The Asbestos Safety and Eradication Agency (ASEA) has released guidelines to assist water and sewerage service providers in managing risks associated with asbestos in pipelines.
It is estimated that more than 40,000 km of asbestos-cement (AC) water and sewer pipes remain in the ground across Australia.
Installed between the early 1920s to late 1980, these AC pipes are reaching the end of their usable lifespan, requiring maintenance or replacement.
The Asbestos-Cement Water and Sewer Pipe Management Guidelines were devised to help providers eliminate or minimise the risk of exposure to asbestos fibres released from AC pipes.
These pipes become hazardous when asbestos fibres are released into the air or soil, which occurs when the pipes are damaged or disturbed.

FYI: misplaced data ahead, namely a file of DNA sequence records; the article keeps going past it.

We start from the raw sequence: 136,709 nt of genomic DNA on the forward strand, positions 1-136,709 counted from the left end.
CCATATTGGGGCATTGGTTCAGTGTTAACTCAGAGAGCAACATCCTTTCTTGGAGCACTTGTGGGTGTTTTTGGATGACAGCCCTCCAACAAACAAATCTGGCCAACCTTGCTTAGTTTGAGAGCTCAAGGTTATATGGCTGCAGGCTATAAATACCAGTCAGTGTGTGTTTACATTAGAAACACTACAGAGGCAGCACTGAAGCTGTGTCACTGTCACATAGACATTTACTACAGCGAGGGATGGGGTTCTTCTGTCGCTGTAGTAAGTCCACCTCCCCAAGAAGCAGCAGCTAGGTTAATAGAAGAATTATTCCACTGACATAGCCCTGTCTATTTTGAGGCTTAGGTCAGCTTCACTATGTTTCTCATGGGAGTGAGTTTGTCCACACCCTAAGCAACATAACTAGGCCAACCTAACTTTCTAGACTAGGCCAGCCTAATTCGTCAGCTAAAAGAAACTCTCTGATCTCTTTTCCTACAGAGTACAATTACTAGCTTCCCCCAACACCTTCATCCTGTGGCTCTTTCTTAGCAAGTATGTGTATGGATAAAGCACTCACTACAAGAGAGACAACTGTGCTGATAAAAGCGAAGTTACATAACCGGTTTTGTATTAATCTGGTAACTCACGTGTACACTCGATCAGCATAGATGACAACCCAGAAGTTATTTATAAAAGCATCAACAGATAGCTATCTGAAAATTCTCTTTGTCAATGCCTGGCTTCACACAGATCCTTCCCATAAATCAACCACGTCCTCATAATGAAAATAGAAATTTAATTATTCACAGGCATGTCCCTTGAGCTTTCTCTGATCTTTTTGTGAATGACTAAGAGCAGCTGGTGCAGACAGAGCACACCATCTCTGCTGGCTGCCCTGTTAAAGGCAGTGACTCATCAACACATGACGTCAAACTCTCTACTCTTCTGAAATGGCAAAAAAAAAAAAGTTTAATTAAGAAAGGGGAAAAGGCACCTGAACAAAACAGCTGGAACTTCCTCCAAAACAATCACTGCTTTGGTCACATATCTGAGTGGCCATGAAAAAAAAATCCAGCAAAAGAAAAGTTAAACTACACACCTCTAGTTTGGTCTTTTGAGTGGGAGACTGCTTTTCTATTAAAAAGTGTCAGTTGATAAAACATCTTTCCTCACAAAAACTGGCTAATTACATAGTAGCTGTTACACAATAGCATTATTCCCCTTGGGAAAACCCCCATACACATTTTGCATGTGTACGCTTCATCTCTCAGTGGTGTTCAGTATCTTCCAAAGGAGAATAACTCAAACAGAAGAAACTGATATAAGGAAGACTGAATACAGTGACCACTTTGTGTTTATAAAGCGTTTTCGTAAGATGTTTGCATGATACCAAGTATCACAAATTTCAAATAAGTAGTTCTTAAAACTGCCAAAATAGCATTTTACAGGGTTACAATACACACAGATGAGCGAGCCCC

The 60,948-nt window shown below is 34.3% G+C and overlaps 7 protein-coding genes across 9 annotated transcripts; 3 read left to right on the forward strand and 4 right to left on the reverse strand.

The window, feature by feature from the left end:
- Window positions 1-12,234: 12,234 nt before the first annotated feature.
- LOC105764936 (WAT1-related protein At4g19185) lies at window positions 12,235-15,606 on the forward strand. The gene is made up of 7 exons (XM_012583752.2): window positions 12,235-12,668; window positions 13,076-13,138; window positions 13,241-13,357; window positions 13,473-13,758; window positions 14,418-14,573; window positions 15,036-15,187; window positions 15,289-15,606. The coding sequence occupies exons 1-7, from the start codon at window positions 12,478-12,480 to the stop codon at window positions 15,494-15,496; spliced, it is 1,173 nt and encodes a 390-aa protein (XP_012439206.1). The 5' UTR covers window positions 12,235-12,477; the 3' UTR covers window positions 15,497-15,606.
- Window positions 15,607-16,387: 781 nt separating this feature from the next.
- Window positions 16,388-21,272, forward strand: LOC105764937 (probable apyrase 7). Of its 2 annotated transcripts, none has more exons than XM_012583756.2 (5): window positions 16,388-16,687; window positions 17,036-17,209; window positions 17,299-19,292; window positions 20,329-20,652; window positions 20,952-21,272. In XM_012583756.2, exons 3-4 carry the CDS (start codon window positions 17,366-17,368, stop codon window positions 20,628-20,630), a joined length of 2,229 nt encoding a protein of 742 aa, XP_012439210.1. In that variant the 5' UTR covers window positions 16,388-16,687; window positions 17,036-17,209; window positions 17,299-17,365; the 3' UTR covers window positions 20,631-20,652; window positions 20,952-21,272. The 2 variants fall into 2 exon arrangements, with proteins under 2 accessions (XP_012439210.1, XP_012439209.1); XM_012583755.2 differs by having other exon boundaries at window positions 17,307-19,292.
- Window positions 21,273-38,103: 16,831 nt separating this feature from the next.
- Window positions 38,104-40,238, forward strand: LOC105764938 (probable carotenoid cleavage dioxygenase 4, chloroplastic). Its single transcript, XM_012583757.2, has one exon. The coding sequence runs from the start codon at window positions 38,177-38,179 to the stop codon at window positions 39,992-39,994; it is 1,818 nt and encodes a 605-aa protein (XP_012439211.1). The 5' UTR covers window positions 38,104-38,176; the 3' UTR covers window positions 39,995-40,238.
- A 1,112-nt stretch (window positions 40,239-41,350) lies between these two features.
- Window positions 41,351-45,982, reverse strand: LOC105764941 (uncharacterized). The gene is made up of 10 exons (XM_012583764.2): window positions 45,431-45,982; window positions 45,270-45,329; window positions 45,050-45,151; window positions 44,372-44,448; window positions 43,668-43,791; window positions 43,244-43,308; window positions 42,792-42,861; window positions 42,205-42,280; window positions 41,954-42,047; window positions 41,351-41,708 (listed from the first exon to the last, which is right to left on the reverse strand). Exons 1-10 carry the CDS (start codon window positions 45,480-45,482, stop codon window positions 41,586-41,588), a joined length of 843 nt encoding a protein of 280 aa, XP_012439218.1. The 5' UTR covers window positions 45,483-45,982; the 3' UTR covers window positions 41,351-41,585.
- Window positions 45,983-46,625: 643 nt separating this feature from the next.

These guidelines provide practical advice on how to identify, assess and control the risk of exposure to airborne fibres in accordance with current work health & safety and environment protection laws.
Guidelines include information on controlling exposure risk during maintenance and removal of AC water and sewer pipes.
They also include methods for safely remediating deteriorating AC pipelines and for managing decommissioned AC pipes that remain in the ground.
The Asbestos-Cement Water and Sewer Pipe Management Guidelines have been developed in collaboration with representatives from industry, state and territory work health and safety regulators, environmental protection regulators and trade unions.
For more information visit the ASEA website.